Drunk or drugged driving charges are serious legal matters. Learn about the basics of drunk and drugged driving and what your defense options might be.
Every state in the United States has laws that forbid drivers from operating a vehicle while they’re impaired. The Federal Bureau of Investigation estimates that there are 1,001,329 driving while impaired arrests each year. That equates to a drunk or drugged arrest rate of one out every 227 licensed drivers in this country. The individuals who are arrested will face prosecution from the court that holds jurisdiction over the case.
Drunk or drugged driving cases come with a variety of penalties. These can impact every facet of a person’s life, including their social life and careers.
In all states except Utah, drivers can have a blood-alcohol concentration of up to .08% if they can legally consume alcohol. Utah reduced that limit to .05% for drivers who can legally drink alcohol.
All states have a “zero tolerance” policy for underage drunk driving. This means that drivers who are under 21 years old can’t have detectable alcohol in their blood.
Commercial drivers also have a lowered threshold for BAC. The Federal Motor Carrier Safety Administration set the limit for commercial drivers at .04% nationwide. This is because commercial drivers often haul large loads or transport people, so they need to have a higher level of accountability than the general public.
While the blood-alcohol concentration tests can accurately gauge a person’s impairment from the alcohol, there aren’t any tests that can do this for drugs. Instead, the officers have to rely on other methods, such as the standardized field sobriety test, to determine whether the driver is too impaired to safely operate the vehicle or not.
One thing that many individuals don’t realize is that drugged driving can come from a variety of drugs. This includes illegal, prescription, and over-the-counter drugs. The key point that these have is that they negatively affect the ability of the person to drive a vehicle.
Narcotics, marijuana, allergy medications and similar drugs are associated with having a negative impact on driving abilities. Prescriptions and over-the-counter medications have warnings on them if there is a chance that they will cause drowsiness or similar side effects.
When a person gets their driver’s license, they agree that they will be tested for drugs or alcohol if requested by an officer of the law. This is known as the implied consent law. Despite the agreement that’s implied, it’s possible to decline to provide permission for the test.
Refusing to give a sample for a chemical test comes with penalties. Typically, the person’s driver’s license will be suspended or revoked for a specific amount of time because they didn’t provide the sample.
It’s possible that a police officer could obtain a warrant that requires you to give the sample. If this occurs, you don’t have the option of declining to provide it. You could be restrained while the sample is obtained from you to satisfy the warrant.
The penalties for drunk or drugged driving depend on a host of variables. Typically, the most mild penalties come with a first charge, but those penalties increase with subsequent charges. Some of the possible penalties include:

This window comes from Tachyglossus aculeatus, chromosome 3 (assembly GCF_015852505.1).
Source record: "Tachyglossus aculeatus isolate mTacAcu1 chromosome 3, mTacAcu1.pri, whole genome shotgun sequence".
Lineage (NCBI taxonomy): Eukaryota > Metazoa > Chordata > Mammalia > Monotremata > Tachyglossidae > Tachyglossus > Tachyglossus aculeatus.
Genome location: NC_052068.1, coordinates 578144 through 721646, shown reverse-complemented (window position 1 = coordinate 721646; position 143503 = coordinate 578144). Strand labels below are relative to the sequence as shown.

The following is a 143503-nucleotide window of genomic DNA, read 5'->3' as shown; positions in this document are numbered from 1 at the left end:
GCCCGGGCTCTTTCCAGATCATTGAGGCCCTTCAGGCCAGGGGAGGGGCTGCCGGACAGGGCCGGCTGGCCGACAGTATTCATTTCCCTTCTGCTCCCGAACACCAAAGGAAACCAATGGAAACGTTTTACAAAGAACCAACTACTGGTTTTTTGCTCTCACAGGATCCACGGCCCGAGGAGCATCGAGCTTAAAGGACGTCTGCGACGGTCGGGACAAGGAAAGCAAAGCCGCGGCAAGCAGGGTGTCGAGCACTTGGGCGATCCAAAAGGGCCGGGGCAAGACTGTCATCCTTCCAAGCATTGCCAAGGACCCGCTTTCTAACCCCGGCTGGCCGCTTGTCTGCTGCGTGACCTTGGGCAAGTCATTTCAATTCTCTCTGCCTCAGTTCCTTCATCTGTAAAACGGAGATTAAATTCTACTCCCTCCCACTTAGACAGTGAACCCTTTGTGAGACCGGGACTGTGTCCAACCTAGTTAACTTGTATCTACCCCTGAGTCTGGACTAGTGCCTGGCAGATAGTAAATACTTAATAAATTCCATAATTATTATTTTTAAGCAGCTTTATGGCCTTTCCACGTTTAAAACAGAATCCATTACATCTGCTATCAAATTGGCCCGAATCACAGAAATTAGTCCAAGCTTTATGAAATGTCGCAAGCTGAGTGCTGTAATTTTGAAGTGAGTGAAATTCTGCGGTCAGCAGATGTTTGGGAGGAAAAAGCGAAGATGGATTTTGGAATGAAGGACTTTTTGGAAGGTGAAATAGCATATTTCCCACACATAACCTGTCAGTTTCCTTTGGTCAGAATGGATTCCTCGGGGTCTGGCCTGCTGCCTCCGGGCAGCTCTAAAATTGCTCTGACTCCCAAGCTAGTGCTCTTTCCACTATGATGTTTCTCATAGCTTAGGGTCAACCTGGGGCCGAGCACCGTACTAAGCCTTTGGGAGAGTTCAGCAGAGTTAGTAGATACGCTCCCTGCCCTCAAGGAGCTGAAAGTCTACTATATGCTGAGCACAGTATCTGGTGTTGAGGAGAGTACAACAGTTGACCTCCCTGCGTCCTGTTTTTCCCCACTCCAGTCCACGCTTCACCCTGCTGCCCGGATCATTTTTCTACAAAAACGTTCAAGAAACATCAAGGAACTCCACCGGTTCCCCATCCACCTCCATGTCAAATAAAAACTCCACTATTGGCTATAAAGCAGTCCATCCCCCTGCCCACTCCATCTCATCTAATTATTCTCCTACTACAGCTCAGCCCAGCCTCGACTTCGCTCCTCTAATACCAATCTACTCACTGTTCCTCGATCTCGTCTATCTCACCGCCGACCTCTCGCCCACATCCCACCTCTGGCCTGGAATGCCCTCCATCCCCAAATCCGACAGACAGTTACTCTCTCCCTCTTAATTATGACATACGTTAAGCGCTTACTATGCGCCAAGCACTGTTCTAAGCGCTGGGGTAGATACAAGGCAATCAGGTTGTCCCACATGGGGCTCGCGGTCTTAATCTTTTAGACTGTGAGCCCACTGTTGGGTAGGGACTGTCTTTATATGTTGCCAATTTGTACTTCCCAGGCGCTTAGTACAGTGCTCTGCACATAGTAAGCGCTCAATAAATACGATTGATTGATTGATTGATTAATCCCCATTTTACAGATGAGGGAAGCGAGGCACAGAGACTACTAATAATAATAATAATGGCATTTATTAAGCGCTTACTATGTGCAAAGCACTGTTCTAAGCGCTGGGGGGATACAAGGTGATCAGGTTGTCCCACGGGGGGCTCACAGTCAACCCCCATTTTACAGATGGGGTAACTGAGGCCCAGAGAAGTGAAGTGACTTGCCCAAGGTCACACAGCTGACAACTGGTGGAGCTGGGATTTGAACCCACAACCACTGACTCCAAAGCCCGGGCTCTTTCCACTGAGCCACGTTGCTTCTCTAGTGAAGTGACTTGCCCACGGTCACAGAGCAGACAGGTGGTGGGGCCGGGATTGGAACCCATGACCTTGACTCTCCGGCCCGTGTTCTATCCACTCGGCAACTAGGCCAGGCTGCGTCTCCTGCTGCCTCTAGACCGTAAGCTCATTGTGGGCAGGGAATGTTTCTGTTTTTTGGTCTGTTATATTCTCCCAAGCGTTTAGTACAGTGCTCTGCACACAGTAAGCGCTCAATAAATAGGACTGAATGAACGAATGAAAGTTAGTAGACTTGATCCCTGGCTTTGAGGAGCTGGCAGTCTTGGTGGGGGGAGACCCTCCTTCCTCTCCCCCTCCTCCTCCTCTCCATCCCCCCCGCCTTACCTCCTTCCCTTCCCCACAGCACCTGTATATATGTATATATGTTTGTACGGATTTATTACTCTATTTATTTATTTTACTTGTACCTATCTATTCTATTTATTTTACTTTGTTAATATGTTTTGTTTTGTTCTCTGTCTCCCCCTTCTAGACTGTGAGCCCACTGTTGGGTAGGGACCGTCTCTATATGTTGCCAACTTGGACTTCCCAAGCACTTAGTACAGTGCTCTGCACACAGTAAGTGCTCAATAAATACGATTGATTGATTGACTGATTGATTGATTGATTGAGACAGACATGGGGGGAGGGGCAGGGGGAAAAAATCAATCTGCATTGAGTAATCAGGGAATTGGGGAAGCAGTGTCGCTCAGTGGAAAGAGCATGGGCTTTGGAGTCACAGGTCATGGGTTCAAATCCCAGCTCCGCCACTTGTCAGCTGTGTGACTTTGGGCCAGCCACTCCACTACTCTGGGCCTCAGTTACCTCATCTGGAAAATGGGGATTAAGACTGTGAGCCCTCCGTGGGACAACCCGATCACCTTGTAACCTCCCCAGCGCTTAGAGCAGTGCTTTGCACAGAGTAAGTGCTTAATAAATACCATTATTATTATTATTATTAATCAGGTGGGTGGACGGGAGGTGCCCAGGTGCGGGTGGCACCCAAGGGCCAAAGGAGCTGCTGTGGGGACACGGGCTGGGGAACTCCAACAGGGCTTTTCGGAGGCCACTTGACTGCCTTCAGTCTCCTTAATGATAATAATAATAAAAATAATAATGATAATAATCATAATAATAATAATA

- Fines and court costs
- Driver’s license suspension or revocation
- Incarceration in jail or prison
- Participation in alcohol assessment and treatment programs
- Ignition interlock device installation
- Community service
- Probation or community supervision
The court will determine what’s appropriate for each case based on the specific circumstances. Some states have mandatory sentence requirements, so that will also play a role in what a person will face if convicted.
The charge, a conviction, and the penalties that a person is given can affect their future. For example, a drunk driving conviction could mean a job loss for a person who is required to have a clean driving record or who has to drive for work.
There are several defense options that an individual can use when they’re facing a drugged or drunk driving charge. The circumstances of the traffic stop and arrest may play a role in the options that are present.
Some defense options are affirmative defenses, which means that the defendant acknowledges that they were driving while impaired. Instead of just leaving it at that, they explain extenuating circumstances that they believe should negate the charges against them.
The majority of impaired driving defense options work to poke holes in the prosecution’s case. This might include questioning the calibration of the testing equipment or raising questions about the quality or timing of the sample. Bringing up civil rights violations and addressing the validity of the traffic stop or the arrest might also be useful. Most defenses will include multiple points.
Working closely with an attorney who focuses on this area of the law can help them to learn their options. Anyone who’s facing these charges should remember that they may also have to deal with the administrative penalties and not just the criminal charges, so their defense strategy should address both cases.